To pick up your cat, place one hand behind the front legs and another under the hindquarters. Lift gently. Never pick up a cat by the scruff of the neck (behind the ears) or by the front legs without supporting the rear end.
General Cat Care #5: Housing
Cats should have a clean, dry place of their own in the house. Line your cat’s bed with a soft, warm blanket or towel. Be sure to wash the bedding often. Please keep your cat indoors. If your companion animal is allowed outside, he can contract diseases, get ticks or parasites, become lost or get hit by a car, hurt in a fight or poisoned. Also, cats prey on wildlife.

It’s also been proven that the best way to prevent FLUTD is to increase the amount of water going through your cat. A more than adequate water intake flushes impurities out of your cat’s body and his urinary system. Be sure your kitty always has access to plenty of clean fresh water.

Cat Stress Is Linked To Feline Cystitis

Most of us would think that our cats lead a charmed life. Wouldn’t it be great to just lay around and sleep all day?

Well, maybe not. Cats face a lot more stress than most of us realize. Just being an indoor cat is a stress on an animal that’s meant to be outside hunting, and slinking around in the dark. Add a lack of exercise, too much of the wrong food, not enough water, annoyances from other cats and pets, and just being cooped up inside, and you can see that maybe life isn’t quite as easy as you thought for your fur ball.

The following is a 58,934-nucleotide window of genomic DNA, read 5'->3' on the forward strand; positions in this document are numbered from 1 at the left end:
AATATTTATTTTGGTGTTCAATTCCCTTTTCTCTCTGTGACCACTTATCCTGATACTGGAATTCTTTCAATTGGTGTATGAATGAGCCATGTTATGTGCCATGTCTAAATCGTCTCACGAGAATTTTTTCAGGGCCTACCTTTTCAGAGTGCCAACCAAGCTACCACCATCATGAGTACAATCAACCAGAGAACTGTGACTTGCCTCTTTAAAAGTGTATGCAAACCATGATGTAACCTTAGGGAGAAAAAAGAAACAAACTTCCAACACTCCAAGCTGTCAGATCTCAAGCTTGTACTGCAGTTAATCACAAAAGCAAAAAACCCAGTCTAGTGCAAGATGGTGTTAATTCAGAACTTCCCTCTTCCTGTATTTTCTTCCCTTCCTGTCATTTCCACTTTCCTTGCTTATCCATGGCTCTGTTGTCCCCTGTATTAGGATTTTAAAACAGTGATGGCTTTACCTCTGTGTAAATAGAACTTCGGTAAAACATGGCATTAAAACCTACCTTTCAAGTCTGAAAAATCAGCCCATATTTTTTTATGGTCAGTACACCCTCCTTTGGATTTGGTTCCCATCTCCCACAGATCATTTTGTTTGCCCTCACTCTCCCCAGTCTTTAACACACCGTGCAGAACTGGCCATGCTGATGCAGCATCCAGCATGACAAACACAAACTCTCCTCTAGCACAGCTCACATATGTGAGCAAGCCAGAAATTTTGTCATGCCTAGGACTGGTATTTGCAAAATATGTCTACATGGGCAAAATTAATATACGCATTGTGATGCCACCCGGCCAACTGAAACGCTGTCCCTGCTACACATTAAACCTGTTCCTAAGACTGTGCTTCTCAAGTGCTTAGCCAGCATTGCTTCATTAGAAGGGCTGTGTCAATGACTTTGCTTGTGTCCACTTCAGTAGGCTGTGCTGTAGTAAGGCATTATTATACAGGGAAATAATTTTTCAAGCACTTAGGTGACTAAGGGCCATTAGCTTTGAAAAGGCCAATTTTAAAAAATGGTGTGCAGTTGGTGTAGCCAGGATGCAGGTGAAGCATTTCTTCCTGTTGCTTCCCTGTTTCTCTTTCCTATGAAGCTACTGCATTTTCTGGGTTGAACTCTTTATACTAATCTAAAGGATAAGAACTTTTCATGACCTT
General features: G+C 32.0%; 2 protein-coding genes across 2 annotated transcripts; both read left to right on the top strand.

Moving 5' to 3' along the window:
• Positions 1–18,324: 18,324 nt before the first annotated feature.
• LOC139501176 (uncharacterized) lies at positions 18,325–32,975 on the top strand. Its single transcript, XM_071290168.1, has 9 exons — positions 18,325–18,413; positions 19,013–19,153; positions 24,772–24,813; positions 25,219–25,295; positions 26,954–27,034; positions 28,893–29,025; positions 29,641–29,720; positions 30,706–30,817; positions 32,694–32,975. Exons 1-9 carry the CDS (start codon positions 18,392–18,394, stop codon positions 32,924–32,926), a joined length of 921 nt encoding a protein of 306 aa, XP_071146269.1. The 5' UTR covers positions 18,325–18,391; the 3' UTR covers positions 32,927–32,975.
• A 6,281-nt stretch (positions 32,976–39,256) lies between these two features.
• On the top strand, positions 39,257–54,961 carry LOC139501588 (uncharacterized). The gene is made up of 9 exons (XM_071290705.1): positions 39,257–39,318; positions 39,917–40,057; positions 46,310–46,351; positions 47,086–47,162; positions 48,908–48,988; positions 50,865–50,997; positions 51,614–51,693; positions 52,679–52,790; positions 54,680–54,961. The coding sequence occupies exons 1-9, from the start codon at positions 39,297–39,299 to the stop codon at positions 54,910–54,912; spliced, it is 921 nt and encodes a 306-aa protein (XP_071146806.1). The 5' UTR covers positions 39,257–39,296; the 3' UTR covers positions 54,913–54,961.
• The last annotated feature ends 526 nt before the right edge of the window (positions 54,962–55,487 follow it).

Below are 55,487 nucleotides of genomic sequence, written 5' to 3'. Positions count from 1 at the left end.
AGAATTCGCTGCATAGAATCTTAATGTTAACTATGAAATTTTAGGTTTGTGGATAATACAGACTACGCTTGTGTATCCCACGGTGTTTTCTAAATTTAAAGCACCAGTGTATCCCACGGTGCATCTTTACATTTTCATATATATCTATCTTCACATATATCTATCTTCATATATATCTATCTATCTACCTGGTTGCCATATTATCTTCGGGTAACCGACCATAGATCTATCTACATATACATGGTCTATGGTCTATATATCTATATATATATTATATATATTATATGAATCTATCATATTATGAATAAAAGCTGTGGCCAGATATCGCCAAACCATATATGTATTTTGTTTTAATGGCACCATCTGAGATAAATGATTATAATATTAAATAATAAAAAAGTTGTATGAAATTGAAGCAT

Feline interstitial cystitis has been linked to cat stress. If your vet can’t find any reason for your cat’s bladder inflammation, maybe you should be looking for hidden stress in your cat’s life.

Natural Feline Urinary Support

You may be interested in one of the many natural remedies for pets available now. You should look for one that contains the herbs uva ursi and barberry, along with the homeopathic remedies Cantharis and Staphysagris. These remedies work together to provide natural feline urinary support to keep your cat’s urinary system working well.

Your goal now? To use holistic cat care to keep your cat healthy and to prevent feline cystitis.

General Cat Care #6: Identification
If allowed outdoors (again, we caution against it!), your cat needs to wear a safety collar and an ID tag. A safety collar with an elastic panel will allow your cat to break loose if the collar gets caught on something. An ID tag or an implanted microchip can help insure that your cat is returned if he or she becomes lost.
General Cat Care #7: Litter Box
All indoor cats need a litter box, which should be placed in a quiet, accessible location. A bathroom or utility room is a good place for your cat’s box. In a multi-level home, one box per floor is recommended. Avoid moving the box unless absolutely necessary. Then do so slowly, a few inches a day. Cats won’t use a messy, SMELLY litter box. Scoop solids out of the box at least once a day. Dump everything, wash with a mild detergent (don’t use ammonia) and refill at least once a week, less frequently if using clumping litter. Don’t use deodorants or scents in the litter or litter box (especially avoid lemon scent).